What is this form?
I have been – and continue to be – attracted to what Nicole Brossard names ‘fiction-theory,’ in her exceptional work The Aerial Letter. Brossard writes: “It is thus at the border between what’s real and what’s fictive, between what it seems possible to say, to write, but which often proves to be, at the moment of writing, unthinkable, and that which seems obvious but appears, at the last second, inexpressible, that this elusive derived writing, writing adrift, begins to make its mark.”
Yet I am also persuaded by the definition of creative nonfiction advanced by Lee Gutkind, founder of the magazine Creative Nonfiction, in which some of my work has appeared.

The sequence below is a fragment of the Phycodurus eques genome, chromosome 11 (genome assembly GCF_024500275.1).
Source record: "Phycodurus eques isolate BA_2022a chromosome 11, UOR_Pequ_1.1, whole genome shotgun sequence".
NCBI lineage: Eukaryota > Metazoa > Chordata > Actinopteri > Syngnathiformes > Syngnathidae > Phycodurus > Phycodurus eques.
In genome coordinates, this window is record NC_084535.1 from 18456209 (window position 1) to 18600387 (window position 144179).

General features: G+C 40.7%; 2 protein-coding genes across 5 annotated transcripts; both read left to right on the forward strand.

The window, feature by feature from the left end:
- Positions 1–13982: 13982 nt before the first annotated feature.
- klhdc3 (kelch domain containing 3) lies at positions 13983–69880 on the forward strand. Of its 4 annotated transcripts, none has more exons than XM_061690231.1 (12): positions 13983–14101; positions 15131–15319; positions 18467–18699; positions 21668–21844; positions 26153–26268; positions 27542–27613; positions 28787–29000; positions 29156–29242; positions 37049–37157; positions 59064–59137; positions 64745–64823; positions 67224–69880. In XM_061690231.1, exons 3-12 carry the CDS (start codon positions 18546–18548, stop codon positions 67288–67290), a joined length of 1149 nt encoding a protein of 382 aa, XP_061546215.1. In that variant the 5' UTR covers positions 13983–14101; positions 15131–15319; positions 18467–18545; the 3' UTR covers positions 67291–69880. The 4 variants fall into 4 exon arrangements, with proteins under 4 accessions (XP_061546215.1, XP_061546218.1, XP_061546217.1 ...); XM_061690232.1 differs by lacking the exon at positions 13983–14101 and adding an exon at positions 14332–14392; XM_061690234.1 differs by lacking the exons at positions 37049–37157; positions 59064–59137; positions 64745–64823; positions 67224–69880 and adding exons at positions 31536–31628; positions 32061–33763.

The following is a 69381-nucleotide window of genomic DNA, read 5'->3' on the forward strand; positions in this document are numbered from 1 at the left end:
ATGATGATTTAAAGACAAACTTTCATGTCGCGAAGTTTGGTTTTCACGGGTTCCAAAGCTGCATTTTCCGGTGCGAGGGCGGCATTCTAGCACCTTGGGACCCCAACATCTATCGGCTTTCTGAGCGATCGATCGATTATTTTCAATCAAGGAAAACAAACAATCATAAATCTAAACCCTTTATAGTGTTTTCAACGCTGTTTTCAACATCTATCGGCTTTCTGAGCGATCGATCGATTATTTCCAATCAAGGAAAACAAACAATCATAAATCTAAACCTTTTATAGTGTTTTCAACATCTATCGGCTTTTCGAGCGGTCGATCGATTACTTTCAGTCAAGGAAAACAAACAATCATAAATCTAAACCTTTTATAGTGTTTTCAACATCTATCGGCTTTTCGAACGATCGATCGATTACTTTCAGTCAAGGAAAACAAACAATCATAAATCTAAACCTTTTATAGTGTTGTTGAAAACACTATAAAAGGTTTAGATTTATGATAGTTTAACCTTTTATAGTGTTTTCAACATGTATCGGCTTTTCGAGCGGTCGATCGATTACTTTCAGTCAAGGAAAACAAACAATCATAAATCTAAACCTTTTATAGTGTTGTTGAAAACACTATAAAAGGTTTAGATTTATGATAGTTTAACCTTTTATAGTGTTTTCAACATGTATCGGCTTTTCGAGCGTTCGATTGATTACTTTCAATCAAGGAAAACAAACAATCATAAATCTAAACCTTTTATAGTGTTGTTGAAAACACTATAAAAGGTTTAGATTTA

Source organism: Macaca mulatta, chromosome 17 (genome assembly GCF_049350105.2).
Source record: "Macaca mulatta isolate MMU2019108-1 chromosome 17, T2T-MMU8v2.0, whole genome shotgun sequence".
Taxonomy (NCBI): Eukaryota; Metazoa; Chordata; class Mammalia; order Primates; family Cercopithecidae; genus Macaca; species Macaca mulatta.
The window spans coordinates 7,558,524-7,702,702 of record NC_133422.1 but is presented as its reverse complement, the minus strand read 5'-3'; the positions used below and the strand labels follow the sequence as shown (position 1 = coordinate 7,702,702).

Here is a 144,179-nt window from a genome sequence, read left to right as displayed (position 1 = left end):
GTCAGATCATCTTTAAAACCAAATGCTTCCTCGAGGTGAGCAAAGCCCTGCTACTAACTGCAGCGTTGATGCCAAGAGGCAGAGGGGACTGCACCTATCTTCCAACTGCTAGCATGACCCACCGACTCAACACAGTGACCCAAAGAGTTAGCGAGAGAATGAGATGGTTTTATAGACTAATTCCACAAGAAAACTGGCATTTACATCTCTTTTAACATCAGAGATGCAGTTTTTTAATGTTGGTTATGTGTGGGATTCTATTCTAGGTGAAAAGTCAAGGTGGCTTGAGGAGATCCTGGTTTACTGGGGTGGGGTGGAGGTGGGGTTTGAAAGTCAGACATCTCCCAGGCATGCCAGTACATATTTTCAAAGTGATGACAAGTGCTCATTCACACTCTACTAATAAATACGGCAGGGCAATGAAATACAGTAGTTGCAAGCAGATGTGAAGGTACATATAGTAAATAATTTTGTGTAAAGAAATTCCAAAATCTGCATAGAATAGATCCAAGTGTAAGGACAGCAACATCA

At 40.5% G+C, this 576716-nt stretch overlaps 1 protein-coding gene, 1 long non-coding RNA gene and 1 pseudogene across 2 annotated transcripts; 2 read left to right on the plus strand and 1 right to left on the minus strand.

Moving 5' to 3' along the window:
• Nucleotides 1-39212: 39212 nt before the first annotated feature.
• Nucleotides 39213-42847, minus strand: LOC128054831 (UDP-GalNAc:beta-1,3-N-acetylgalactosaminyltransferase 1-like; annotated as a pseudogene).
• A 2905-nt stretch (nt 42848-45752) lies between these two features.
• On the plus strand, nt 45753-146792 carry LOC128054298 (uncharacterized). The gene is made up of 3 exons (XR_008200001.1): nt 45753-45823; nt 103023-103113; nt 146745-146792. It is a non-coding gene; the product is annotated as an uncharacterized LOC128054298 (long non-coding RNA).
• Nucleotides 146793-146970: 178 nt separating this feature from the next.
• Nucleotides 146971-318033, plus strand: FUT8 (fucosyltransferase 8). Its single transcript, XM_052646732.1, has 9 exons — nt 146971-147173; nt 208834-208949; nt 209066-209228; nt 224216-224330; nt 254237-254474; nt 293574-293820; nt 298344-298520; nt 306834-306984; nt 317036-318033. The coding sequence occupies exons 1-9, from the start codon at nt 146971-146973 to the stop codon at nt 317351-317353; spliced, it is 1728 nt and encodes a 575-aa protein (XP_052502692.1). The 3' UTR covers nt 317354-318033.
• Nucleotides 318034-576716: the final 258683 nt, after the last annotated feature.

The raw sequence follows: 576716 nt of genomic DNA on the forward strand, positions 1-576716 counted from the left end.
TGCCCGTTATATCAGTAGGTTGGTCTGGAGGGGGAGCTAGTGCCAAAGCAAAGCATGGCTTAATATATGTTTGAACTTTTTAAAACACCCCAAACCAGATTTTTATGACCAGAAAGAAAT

As a concession to the labels “fiction theory” and “creative non fiction,” I suppose there is a need, at times, to find for our writing, genre labels that make it possible to redefine, imaginatively, our writings. And if in turning to these new labels we find it possible to write in ways we have not previously written, then the new labels serve a purpose. Maybe there is an inescapable need for new classifying categories, and a still greater need on the part of progressives and adventurers to seek out, put to use, and inhabit these new classificatory categories.